After the de-clutter: Reduce, reuse, recycle and add value other people’s lives. 

Marie Kondo doesn’t talk much about what to do with the items that don’t spark Joy. There are some references to bagging and binning her beloved childhood teddy, but nothing covers what to do with the clothes, books, ornaments that didn’t make the grade. Once you have thanked them for their service they just disappear. Now that would be the magic of tidying up!

This is one of the reasons I couldn’t become a diehard Kondoite! The waste factor of my decluttering really concerns me. The idea that people might take her too literally and hire a skip for all their clutter is horrifying. Marie Kondo talks about being thankful to your possessions for the job they do for you. Now I’m not sure I’m going to feel as deeply for my things as Marie, after all she thanks her socks for cradling her feet! But I do believe that the things in my life should serve a purpose, add value or bring joy. 

The pile of stuff I am choosing to discard has served its purpose; either in the thrill of the purchase or the uses it served me at the time. So I should thank these things and move on guilt free. But if I threw these items out I would feel tremendous guilt.

Thankfully I had done a fair amount of prep for my declutter and reminded myself of a few things I’d learned: The Minimalists had me covered. They are huge advocates of responsible waste and urge anyone purging their clutter to add value to other people’s lives while they do so. 

The minimalists have a different view point from Marie Kondo on possessions. They are just things. If they are not adding value to my life then I should let them go. They go a step farther and suggest that as well as the direct benefit to me of decluttering, lightening the burden a lot of these things have become; mental clutter, physical clutter, emotional drains, that they can go on to fulfil a new purpose and add value to someone else’s life. 

Now like most people I think, I hope! I felt the financial weight of my declutter build as my discard piles grew and grew. Even though I am an avid eBayer, there were still hundreds of pounds worth of clothes I wasn’t planning to keep. Eeep. So it’s natural to want to try and recoup some the perceived loss right?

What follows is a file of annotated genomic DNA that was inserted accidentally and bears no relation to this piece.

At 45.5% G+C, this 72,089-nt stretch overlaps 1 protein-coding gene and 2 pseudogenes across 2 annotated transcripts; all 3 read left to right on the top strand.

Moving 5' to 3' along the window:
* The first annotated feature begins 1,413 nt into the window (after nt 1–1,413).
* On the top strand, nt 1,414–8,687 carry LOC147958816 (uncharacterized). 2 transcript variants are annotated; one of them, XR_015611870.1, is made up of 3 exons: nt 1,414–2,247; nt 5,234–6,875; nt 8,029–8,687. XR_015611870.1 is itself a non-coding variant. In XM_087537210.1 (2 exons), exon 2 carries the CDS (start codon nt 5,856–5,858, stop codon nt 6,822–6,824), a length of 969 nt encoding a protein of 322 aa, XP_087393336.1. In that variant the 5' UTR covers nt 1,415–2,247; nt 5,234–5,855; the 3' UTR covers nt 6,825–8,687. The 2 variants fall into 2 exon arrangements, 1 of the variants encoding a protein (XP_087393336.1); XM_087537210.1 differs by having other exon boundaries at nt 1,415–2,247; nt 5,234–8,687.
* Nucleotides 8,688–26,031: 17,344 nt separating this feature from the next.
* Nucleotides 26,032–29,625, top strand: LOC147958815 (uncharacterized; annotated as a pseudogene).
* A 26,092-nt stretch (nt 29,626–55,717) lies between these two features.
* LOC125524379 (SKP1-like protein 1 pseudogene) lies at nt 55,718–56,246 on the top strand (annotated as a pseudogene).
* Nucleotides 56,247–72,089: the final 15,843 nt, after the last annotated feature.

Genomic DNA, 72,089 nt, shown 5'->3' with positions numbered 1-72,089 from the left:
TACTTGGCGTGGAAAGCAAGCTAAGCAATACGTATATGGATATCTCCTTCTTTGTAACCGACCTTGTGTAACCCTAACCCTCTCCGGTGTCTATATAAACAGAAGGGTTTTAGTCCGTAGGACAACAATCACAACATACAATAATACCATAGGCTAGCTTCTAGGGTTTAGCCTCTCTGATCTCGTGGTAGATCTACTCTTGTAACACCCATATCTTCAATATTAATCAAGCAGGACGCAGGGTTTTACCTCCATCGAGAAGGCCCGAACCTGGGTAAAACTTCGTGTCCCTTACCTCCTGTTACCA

I have made the conscious decision  to value the letting go above any monetary return I get from selling. The Minimalists urge people not to “nickel and dime” themselves to try and recoup small amounts. Value your time! Is spending 10 hours listing, packing and shipping clothes worth it to net £30? Not for me it isn’t. So I will follow their advice an only sell the big ticket items and happily donate the rest to charity. The idea that my cast offs go to someone who needs or just wants them makes me happy. Knowing that they don’t end up in landfill makes me even happier. I choose to donate my clothes to a children’s charity so it’s a double win. Someone gets a useful bargain and the charity gets some extra money.

When I finished my declutter roughly half of my clothes went to charity, and I have a strict 2 listings and out policy on the clothes on Ebay. If they don’t sell after two listing periods then they go to the charity shop! As a side plea. Please don’t drop and run when you donate. Go in and register with them and for gift aid. I give to Barnardos so they get the tax back on my donations and I get a lovely letter every now and then telling me how much my donations raised. 

One aspect of the KonMari method I loved was reusing things that bring you joy in a different way. Some of my belongings bring me joy but are unused and that drains some of the joy for me. Repurposing them helps me prolong the enjoyment of well loved items. 

For example I bought a set of coloured ramekins with matching spoons in Rome airport. I saw them through the window and had to go in. I walked out. I didn’t NEED ramekins. Our flight was delayed, so I periodically visited them. My Husband (then fiancé of 24 hours, we got engaged in Rome) urged me to buy them. I resisted. I didn’t need them, they would break in transit. I didn’t NEED them! In the end Husband persuaded me they would make a nice and practical momento of our trip. I caved. I bought them. But I did use them and I do love them. They bring me so much joy. But 5 years later we are down a few matching spoons, and I have used them less and less in order to preserve them. Thanks to reading Spark Joy I know I need to use them or lose them so they now sit in my make up drawer and hold cotton buds, Kirkby grips etc. They are a gorgeous pop of colour in my drawer and remind me of my engagement, my husband and all the delicious desserts I’ve made in them. 

Joy all round x


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